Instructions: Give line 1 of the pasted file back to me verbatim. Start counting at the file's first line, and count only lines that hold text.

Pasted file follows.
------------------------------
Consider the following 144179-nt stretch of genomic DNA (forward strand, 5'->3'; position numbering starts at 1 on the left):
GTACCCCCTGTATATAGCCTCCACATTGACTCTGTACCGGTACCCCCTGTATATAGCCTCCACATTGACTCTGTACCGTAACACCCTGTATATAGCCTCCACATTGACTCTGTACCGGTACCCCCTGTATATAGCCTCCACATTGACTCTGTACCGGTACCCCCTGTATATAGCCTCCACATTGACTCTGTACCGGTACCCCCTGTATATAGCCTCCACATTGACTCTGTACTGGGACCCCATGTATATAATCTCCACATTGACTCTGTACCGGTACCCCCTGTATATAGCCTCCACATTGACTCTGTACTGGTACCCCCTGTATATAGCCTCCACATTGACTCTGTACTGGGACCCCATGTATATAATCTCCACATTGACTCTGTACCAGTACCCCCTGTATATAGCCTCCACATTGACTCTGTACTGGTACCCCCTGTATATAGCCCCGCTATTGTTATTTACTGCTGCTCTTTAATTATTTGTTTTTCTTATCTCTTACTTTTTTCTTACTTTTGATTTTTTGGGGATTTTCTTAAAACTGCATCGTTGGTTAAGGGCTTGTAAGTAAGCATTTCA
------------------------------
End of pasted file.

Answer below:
Consider the following 144179-nt stretch of genomic DNA (forward strand, 5'->3'; position numbering starts at 1 on the left):